Seemingly every investor and his mother have been selling Greek government bonds lately amid worries the government may default on its debt.
That may soon change thanks to the growing likelihood that the European Union (EU) will bail the country out.
"You've already had a scramble to close out the short positions," Gary Jenkins, head of fixed-income research at Evolution Securities, told The Wall Street Journal.
The credit default swaps used by traders to bet against a default have begun to slide, and Greek government bond prices are starting to rise. A vicious short squeeze could ensue.
European officials have called for more stringent regulation of the sovereign credit-default-swap market, which also could make those who have shorted Greece suffer.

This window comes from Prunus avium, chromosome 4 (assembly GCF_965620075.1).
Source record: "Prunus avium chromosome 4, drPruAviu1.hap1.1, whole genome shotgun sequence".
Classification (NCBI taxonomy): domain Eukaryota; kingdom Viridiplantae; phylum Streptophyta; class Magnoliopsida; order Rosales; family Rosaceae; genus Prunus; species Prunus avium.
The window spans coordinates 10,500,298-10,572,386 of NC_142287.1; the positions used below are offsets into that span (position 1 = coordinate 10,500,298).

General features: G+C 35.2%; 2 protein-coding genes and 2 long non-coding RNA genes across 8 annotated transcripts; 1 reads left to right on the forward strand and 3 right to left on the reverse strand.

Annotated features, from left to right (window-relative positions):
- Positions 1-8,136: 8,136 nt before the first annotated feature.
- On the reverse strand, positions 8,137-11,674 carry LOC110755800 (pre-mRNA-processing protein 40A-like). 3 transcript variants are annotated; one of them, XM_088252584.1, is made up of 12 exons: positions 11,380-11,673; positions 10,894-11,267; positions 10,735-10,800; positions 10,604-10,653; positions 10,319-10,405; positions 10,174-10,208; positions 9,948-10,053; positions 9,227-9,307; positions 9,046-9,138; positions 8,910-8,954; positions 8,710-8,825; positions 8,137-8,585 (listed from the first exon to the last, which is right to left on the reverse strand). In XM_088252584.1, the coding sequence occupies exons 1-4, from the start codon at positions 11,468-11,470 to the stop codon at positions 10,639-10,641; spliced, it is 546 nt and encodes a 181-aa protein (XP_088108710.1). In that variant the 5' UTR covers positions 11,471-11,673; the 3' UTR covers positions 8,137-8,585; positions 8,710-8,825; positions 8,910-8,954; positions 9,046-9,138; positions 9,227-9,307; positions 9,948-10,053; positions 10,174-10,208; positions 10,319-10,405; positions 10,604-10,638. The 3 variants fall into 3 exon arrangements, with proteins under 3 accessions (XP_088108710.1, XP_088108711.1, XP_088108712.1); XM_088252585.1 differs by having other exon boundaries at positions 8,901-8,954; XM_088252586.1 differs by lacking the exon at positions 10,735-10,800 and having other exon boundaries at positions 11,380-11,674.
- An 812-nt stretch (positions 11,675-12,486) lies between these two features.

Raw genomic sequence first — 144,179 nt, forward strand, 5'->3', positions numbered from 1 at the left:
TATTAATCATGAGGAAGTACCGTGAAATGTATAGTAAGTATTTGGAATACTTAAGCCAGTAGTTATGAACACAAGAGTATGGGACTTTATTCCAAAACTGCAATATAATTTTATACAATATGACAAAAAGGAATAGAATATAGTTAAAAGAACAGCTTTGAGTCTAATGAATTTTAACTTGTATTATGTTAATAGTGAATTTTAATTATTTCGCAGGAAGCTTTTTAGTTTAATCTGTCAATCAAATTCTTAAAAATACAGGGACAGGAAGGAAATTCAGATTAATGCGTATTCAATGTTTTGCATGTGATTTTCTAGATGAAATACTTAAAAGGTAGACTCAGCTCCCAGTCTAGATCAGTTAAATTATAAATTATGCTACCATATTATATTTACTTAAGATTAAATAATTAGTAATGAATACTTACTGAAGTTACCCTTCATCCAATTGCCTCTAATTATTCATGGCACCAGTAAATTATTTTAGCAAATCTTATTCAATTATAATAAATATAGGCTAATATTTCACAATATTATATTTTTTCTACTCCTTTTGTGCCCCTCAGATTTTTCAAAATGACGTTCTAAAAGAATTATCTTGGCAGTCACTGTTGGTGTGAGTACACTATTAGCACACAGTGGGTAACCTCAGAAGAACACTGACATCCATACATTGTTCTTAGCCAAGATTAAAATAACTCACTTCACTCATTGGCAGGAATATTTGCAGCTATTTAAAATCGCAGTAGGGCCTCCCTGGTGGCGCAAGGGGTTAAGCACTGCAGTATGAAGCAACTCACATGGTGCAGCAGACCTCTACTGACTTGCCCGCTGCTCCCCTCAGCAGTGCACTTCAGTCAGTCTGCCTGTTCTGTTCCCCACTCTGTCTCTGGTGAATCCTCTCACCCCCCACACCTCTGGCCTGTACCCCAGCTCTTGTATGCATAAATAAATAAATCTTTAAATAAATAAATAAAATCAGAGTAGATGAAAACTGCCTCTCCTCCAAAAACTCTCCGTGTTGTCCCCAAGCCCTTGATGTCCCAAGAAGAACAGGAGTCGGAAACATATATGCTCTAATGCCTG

BaFin, which regulates German markets, is investigating whether speculators are piling on against Greece.
"It is important to know if speculators are betting against Greek national debt," BaFin spokesman Ben Fischer told The Journal.
But increased regulation would probably have to be global to have any chance for success.
And not everyone thinks a bailout will make much difference. "I don't think it's going to be the catalyst people are hoping for," George Papamarkakis of North Asset Management, told The Journal.
The Greek crisis has led the EU to consider a clampdown on its members. "The European Union appears ready for stronger economic coordination and stronger economic governance," EU Commission President Jose Manuel Barroso told reporters.
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